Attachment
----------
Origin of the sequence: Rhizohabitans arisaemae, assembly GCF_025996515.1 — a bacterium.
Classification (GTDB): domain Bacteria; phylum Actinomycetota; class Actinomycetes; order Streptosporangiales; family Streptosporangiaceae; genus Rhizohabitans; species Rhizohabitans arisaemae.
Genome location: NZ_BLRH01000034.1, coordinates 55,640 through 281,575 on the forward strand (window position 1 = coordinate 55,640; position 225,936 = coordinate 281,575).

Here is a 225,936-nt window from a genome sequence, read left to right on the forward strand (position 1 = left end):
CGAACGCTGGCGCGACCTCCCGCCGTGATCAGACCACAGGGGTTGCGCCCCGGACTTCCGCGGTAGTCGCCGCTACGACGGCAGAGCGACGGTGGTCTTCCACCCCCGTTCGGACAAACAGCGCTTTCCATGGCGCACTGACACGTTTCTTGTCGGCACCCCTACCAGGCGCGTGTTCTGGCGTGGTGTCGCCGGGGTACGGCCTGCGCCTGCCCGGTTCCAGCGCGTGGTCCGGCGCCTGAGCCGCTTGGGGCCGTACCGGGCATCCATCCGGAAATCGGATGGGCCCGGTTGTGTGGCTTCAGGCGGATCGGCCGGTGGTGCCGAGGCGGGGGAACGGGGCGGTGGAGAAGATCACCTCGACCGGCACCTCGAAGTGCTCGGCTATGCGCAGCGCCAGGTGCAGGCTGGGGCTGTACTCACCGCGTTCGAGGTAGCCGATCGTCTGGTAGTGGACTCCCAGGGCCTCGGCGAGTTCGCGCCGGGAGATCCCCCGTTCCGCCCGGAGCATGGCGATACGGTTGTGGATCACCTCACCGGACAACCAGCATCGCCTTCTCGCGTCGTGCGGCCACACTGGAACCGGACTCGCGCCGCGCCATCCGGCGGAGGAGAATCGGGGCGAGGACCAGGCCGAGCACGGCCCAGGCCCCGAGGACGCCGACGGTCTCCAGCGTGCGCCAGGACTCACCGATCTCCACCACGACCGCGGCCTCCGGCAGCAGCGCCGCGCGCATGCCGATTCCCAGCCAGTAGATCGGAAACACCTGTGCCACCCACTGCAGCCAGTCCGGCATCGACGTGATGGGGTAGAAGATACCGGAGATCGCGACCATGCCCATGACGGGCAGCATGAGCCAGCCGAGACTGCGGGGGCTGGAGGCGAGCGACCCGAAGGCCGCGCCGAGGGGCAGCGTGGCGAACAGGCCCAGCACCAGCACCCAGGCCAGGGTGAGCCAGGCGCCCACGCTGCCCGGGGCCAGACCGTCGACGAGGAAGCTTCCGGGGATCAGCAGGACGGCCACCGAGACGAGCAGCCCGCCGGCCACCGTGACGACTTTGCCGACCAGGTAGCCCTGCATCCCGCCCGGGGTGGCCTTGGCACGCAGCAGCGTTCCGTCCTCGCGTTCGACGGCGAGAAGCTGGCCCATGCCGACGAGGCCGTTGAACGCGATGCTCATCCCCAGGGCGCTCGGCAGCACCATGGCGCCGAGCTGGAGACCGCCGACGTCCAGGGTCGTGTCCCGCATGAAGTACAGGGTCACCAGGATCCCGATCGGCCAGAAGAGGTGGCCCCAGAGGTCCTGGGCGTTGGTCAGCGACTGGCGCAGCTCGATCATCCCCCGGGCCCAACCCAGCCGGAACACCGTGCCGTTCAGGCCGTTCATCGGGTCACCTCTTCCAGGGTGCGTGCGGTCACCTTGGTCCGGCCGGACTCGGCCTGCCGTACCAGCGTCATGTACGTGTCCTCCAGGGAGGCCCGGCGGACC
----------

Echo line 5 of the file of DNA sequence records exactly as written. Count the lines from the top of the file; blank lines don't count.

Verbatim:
CGAACGCTGGCGCGACCTCCCGCCGTGATCAGACCACAGGGGTTGCGCCCCGGACTTCCGCGGTAGTCGCCGCTACGACGGCAGAGCGACGGTGGTCTTCCACCCCCGTTCGGACAAACAGCGCTTTCCATGGCGCACTGACACGTTTCTTGTCGGCACCCCTACCAGGCGCGTGTTCTGGCGTGGTGTCGCCGGGGTACGGCCTGCGCCTGCCCGGTTCCAGCGCGTGGTCCGGCGCCTGAGCCGCTTGGGGCCGTACCGGGCATCCATCCGGAAATCGGATGGGCCCGGTTGTGTGGCTTCAGGCGGATCGGCCGGTGGTGCCGAGGCGGGGGAACGGGGCGGTGGAGAAGATCACCTCGACCGGCACCTCGAAGTGCTCGGCTATGCGCAGCGCCAGGTGCAGGCTGGGGCTGTACTCACCGCGTTCGAGGTAGCCGATCGTCTGGTAGTGGACTCCCAGGGCCTCGGCGAGTTCGCGCCGGGAGATCCCCCGTTCCGCCCGGAGCATGGCGATACGGTTGTGGATCACCTCACCGGACAACCAGCATCGCCTTCTCGCGTCGTGCGGCCACACTGGAACCGGACTCGCGCCGCGCCATCCGGCGGAGGAGAATCGGGGCGAGGACCAGGCCGAGCACGGCCCAGGCCCCGAGGACGCCGACGGTCTCCAGCGTGCGCCAGGACTCACCGATCTCCACCACGACCGCGGCCTCCGGCAGCAGCGCCGCGCGCATGCCGATTCCCAGCCAGTAGATCGGAAACACCTGTGCCACCCACTGCAGCCAGTCCGGCATCGACGTGATGGGGTAGAAGATACCGGAGATCGCGACCATGCCCATGACGGGCAGCATGAGCCAGCCGAGACTGCGGGGGCTGGAGGCGAGCGACCCGAAGGCCGCGCCGAGGGGCAGCGTGGCGAACAGGCCCAGCACCAGCACCCAGGCCAGGGTGAGCCAGGCGCCCACGCTGCCCGGGGCCAGACCGTCGACGAGGAAGCTTCCGGGGATCAGCAGGACGGCCACCGAGACGAGCAGCCCGCCGGCCACCGTGACGACTTTGCCGACCAGGTAGCCCTGCATCCCGCCCGGGGTGGCCTTGGCACGCAGCAGCGTTCCGTCCTCGCGTTCGACGGCGAGAAGCTGGCCCATGCCGACGAGGCCGTTGAACGCGATGCTCATCCCCAGGGCGCTCGGCAGCACCATGGCGCCGAGCTGGAGACCGCCGACGTCCAGGGTCGTGTCCCGCATGAAGTACAGGGTCACCAGGATCCCGATCGGCCAGAAGAGGTGGCCCCAGAGGTCCTGGGCGTTGGTCAGCGACTGGCGCAGCTCGATCATCCCCCGGGCCCAACCCAGCCGGAACACCGTGCCGTTCAGGCCGTTCATCGGGTCACCTCTTCCAGGGTGCGTGCGGTCACCTTGGTCCGGCCGGACTCGGCCTGCCGTACCAGCGTCATGTACGTGTCCTCCAGGGAGGCCCGGCGGACC